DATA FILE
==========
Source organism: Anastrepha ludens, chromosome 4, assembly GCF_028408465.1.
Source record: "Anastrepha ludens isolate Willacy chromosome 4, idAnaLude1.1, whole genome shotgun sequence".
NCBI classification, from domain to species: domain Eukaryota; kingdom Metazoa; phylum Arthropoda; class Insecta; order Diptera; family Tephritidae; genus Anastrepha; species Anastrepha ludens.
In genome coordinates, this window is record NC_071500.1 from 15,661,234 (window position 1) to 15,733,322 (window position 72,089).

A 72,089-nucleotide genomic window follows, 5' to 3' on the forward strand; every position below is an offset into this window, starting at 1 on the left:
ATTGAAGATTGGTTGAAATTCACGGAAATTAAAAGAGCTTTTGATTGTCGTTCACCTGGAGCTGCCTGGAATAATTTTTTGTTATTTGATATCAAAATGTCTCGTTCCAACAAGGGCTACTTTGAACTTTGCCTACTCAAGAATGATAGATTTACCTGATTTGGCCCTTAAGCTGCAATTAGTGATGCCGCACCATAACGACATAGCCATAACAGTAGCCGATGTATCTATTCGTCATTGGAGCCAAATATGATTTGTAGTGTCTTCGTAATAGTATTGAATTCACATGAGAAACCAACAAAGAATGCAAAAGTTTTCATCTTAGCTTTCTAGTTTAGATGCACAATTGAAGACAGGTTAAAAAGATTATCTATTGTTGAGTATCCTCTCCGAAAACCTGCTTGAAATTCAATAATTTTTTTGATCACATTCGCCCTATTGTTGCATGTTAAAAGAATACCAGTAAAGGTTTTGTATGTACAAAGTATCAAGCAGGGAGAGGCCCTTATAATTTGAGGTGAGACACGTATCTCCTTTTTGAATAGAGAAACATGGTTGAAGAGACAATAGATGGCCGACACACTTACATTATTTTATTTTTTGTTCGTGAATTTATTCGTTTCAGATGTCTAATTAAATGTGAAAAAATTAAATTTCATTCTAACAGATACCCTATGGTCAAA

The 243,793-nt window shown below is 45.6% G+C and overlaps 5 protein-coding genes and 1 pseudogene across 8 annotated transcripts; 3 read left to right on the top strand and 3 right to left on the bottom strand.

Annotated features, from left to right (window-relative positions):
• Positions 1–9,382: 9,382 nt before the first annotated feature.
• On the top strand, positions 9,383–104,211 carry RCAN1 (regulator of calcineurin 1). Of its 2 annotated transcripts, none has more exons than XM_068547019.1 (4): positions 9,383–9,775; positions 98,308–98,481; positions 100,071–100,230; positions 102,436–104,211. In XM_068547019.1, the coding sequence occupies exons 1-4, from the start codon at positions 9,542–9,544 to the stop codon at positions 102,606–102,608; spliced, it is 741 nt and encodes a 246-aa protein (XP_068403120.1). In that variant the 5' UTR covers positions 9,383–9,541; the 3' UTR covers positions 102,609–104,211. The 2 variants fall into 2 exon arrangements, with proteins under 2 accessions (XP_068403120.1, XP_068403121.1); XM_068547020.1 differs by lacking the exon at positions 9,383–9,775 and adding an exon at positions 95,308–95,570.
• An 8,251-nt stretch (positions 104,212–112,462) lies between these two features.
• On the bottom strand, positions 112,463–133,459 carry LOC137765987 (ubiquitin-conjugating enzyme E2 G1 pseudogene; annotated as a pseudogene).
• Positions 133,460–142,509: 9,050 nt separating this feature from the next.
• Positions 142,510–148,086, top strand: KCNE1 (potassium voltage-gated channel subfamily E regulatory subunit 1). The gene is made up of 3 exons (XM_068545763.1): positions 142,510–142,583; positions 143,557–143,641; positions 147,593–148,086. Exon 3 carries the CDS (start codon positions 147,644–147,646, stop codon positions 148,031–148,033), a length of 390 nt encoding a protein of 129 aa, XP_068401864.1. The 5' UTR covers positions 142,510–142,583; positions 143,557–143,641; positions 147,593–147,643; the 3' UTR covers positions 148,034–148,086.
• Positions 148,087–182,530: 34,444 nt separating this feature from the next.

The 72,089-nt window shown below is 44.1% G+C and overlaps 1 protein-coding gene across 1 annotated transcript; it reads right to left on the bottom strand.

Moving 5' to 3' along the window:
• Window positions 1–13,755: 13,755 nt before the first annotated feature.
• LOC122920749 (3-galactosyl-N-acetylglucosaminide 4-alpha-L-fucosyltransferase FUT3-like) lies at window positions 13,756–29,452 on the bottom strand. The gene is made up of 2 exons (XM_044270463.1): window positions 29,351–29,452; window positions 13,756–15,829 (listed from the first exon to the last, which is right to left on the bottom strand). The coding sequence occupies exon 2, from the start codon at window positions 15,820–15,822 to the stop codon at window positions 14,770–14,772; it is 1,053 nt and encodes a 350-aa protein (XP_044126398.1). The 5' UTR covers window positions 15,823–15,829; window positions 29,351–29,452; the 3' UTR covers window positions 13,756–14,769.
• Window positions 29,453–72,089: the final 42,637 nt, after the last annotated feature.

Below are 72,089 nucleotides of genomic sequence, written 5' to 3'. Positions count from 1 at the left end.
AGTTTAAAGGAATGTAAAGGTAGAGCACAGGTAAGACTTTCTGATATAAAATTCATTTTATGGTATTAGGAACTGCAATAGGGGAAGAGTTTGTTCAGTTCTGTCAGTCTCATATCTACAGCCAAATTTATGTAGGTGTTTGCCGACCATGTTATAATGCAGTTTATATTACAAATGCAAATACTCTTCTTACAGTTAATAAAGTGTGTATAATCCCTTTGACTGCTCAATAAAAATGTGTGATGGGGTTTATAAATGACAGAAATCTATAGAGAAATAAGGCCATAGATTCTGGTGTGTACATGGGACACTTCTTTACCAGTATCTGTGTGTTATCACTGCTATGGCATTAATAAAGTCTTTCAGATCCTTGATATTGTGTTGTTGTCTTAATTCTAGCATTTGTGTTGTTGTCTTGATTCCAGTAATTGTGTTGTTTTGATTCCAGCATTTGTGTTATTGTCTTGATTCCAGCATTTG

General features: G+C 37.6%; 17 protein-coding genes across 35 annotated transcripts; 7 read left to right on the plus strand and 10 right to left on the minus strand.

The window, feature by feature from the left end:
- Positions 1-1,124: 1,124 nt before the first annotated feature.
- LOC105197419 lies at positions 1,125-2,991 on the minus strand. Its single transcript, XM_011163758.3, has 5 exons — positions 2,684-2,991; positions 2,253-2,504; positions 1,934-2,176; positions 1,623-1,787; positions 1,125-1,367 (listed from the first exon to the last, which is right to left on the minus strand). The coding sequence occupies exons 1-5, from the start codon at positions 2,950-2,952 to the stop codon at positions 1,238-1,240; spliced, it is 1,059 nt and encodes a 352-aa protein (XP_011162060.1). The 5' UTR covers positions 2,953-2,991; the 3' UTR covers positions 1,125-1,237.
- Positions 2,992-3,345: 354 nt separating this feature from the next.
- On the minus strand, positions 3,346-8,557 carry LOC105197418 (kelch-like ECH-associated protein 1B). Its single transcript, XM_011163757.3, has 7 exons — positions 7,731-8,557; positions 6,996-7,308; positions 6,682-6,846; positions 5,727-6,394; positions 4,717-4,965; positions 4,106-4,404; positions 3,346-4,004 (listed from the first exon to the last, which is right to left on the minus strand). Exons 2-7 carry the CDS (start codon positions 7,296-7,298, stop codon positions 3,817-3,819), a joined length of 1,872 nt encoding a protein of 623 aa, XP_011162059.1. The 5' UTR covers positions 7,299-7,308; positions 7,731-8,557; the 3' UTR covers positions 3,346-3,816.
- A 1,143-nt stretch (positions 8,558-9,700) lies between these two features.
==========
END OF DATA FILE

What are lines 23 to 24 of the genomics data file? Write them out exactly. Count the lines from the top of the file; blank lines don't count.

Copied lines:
General features: G+C 37.6%; 17 protein-coding genes across 35 annotated transcripts; 7 read left to right on the plus strand and 10 right to left on the minus strand.

The window, feature by feature from the left end: